Then, earlier this year, the group's trade arm, Howden Joinery, looked to have stumbled when 20-plus per cent sales growth dwindled to a mere 4 per cent. What with the £295m pension deficit and the glum outlook for retailers, shareholders were unnerved.
But yesterday, the company held out hope that a recovery might be in sight, as interim profit topped (reduced) forecasts. Though margins at the retail chain took a pasting, down 3.5 percentage points, this was offset by progress at Howden.
The retail chain swung to a £12.9m loss from a £2.2m operating profit the previous year, and given the dismal outlook for the sector, the group is not banking on getting it back into the black until early 2006. But John Hancock, the chief executive, is so confident the company has cracked its IT issues that he has set up a customer charter, setting out new guidelines on service. Adverts for one of MFI's seemingly continuous sales have been playing round-the-clock since January, helping entice customers back. The advertising push cost £7m but it looks money well spent.
At Howden, like-for-like sales growth accelerated to 11 per cent for the first half, after efforts to get builders to cement orders before the summer break. With 370 depots across the UK, and a fledgling business in France, MFI has big hopes for its trade business, which provides useful ballast to its faltering retail arm. The division's operating profits rose 27 per cent to £43.6m.
Perhaps the best hope for MFI to be rechristened "My Future Inheritance" came from the reduction in the group's pension deficit, which is deterring potential bidders. It has slashed a £50m additional pension liability to just £5m by offering pension plan members a cash windfall in exchange for giving up the right to future claims - at a cost of just £16m. What's more, MFI has recovered £12m for the dodgy advice that caused its liabilities to rocket, cutting its gross pension deficit to £255m. We liked the shares in January for the takeover hopes they offered and we still do. Hold.LCI bets on expansion success
High rollers often turn the tables on casino owners such as London Clubs International (LCI), which said yesterday it had made a pre-tax loss of £1.4m for the year to the end of March after some wealthy customers cleaned up.
New regulations to prevent money laundering, which require guests to show photographic identification, have also dented LCI's results, as a number of wannabe punters without the necessary documents had to be turned away at the door. Two of LCI's flagship venues, Fifty and The Sportsman, were also closed for much of the year for refurbishment.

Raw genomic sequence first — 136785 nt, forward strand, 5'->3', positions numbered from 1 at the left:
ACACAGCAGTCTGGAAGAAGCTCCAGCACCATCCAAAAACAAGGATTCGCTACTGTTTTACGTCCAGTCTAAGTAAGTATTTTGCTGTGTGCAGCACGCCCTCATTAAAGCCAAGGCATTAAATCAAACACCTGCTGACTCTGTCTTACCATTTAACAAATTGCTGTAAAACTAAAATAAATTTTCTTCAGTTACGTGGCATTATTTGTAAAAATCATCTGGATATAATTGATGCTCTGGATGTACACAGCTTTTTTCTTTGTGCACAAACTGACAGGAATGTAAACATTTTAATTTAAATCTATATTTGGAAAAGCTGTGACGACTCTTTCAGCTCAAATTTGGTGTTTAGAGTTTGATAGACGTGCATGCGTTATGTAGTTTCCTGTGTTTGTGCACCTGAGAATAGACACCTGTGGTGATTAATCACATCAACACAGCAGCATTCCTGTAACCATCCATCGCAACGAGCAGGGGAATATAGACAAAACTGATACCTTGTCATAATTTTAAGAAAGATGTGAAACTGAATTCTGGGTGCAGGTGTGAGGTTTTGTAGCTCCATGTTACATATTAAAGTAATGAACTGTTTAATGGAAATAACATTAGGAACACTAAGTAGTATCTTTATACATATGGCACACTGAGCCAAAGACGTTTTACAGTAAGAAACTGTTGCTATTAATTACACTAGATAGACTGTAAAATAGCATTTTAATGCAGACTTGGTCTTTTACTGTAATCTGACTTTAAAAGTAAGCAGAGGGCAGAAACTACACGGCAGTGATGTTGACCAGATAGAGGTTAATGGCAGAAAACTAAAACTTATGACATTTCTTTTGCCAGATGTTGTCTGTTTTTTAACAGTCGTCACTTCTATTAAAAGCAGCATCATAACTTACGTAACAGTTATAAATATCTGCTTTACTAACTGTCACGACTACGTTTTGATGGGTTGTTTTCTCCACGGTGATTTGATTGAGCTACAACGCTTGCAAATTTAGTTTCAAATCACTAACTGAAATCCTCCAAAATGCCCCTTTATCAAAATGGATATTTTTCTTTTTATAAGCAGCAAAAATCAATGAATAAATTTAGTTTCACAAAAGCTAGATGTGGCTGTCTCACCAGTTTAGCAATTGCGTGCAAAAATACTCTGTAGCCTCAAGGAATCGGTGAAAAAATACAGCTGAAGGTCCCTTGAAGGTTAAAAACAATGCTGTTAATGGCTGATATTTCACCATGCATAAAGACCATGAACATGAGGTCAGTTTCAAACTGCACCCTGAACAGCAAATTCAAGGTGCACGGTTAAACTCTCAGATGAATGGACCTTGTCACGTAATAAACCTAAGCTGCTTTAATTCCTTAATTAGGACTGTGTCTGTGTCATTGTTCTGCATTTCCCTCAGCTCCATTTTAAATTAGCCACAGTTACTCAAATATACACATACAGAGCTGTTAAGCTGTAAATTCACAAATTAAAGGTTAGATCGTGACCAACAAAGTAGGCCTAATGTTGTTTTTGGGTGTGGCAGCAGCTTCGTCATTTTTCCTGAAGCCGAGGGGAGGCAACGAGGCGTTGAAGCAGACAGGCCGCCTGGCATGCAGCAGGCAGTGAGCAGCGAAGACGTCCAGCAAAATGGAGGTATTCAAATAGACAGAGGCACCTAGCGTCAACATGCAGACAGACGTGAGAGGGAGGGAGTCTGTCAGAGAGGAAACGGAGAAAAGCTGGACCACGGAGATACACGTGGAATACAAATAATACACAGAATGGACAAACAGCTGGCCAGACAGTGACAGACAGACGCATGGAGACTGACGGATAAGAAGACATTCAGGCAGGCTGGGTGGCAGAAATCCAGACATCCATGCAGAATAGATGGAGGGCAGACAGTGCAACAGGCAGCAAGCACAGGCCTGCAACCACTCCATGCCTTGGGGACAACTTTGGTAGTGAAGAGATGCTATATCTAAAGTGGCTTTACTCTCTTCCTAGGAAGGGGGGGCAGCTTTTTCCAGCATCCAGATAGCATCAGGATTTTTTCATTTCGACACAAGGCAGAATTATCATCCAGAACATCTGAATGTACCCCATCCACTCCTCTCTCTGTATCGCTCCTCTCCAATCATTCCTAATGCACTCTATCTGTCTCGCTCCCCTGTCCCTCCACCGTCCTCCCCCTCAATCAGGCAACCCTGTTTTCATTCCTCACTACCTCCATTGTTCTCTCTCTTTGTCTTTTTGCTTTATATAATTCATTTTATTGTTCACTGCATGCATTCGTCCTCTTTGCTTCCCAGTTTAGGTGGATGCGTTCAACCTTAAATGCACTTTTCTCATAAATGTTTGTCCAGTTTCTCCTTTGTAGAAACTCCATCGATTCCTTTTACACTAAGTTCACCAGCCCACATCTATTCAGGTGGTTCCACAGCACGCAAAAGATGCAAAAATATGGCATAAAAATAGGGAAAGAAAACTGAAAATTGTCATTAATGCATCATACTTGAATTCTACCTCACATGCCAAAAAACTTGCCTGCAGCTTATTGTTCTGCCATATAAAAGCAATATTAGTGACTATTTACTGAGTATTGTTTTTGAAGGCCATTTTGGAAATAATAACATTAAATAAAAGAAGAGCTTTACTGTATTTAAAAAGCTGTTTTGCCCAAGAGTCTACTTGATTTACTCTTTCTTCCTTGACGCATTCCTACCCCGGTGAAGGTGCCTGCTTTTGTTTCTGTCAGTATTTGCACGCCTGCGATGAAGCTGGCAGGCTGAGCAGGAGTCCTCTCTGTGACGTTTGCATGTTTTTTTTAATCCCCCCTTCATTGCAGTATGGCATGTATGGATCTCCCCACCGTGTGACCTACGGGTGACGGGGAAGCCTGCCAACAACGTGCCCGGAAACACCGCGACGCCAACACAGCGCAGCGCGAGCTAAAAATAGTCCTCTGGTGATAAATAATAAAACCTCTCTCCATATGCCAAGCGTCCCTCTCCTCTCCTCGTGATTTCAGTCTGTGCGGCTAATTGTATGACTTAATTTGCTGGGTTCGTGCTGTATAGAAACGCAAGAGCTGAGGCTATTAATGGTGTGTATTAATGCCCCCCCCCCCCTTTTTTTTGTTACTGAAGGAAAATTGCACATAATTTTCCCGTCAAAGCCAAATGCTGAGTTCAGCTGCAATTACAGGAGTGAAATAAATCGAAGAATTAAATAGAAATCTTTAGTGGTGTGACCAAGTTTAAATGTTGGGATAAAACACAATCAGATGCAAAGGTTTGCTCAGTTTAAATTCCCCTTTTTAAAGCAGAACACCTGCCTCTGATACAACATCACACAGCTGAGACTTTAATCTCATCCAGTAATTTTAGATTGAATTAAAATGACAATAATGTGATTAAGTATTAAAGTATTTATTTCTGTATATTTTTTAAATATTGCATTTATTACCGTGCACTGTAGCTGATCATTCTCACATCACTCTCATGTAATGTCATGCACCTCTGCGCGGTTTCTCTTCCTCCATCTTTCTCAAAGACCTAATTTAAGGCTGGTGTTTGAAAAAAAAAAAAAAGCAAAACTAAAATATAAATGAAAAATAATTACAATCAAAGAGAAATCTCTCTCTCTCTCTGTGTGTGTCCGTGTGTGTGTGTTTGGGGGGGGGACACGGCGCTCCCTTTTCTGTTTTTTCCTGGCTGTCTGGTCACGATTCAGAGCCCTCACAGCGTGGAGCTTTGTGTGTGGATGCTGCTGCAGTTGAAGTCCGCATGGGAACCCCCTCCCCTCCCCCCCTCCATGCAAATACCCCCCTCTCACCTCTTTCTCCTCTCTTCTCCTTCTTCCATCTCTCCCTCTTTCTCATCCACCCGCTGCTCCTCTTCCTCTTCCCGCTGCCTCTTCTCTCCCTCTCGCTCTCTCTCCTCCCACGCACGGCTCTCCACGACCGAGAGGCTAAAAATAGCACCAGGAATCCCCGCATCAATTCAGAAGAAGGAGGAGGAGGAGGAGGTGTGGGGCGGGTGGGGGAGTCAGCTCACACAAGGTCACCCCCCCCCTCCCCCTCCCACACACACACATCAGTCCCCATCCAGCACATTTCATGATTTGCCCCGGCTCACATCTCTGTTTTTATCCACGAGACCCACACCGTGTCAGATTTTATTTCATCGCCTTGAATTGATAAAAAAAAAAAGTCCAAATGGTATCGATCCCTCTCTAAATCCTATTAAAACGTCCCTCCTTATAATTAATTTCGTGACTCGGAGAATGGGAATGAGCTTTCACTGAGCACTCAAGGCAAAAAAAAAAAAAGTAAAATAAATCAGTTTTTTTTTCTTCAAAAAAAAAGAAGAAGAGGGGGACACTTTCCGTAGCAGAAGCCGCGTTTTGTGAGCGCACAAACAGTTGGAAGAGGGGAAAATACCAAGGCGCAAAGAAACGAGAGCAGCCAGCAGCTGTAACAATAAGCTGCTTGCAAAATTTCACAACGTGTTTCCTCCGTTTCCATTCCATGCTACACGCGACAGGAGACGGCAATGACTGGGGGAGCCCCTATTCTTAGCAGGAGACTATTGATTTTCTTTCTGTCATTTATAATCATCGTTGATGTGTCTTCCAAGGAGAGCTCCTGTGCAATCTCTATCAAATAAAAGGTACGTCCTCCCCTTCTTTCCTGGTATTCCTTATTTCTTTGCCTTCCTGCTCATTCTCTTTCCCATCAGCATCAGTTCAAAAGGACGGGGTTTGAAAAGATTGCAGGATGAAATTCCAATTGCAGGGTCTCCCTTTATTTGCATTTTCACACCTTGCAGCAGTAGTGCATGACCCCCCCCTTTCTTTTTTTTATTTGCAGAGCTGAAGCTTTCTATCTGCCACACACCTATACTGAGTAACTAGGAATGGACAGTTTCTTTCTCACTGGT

Still, LCI's prospects are improving. The newly passed Gambling Act will soon allow casinos to advertise for the first time. Double the number of slot machines can be installed, and with a portfolio of large venues, LCI should be able to make the most of these new allowances.
The Act provides 16 new casino licences, but LCI is still winning licences under the old regime. It has another five, in towns such as Nottingham, Manchester and Glasgow, which will extend LCI's reach in the provinces.
LCI is undoubtedly one of the best placed in the sector to benefit from gaming opportunities. Hold on to your chips.Sesame uncertainty hangs over Misys
After a difficult few years, Misys - which specialises in providing IT solutions to the financial services industry - has seen a turnaround in its fortunes over the past 12 months. Having suffered three consecutive years of falling IT spend by the banking sector - its largest set of clients - the past year has finally seen a reversal of the trend.
Meanwhile, its US healthcare division also appears to be in good shape, positioned to take advantage of President Bush's plans to give each US citizen an electronic healthcare record.
So Misys' IT business appears to be making a solid recovery, but the main uncertainty for shareholders comes from the other side of its business - its financial-adviser network, Sesame. Having restructured the business over the past few months, to take advantage of new regulations governing financial advice, Misys is banking on this regime taking off.
Misys' concern is not for the long term. Its chief executive, Kevin Lomax, reiterated yesterday that he intends to get shot of the business within the next 12 months, via a flotation or a trade sale. Although he claims to have an army of buyers queuing around the block, shareholders will want to see the management secure a good price for a division which accounts for one-third of its annual revenues. Operating profits at Sesame were ominously down 40 per cent over the past year, which will not help its case.
With such uncertainty, now may not be the time to buy into Misys. Existing investors should hold on.Reuse content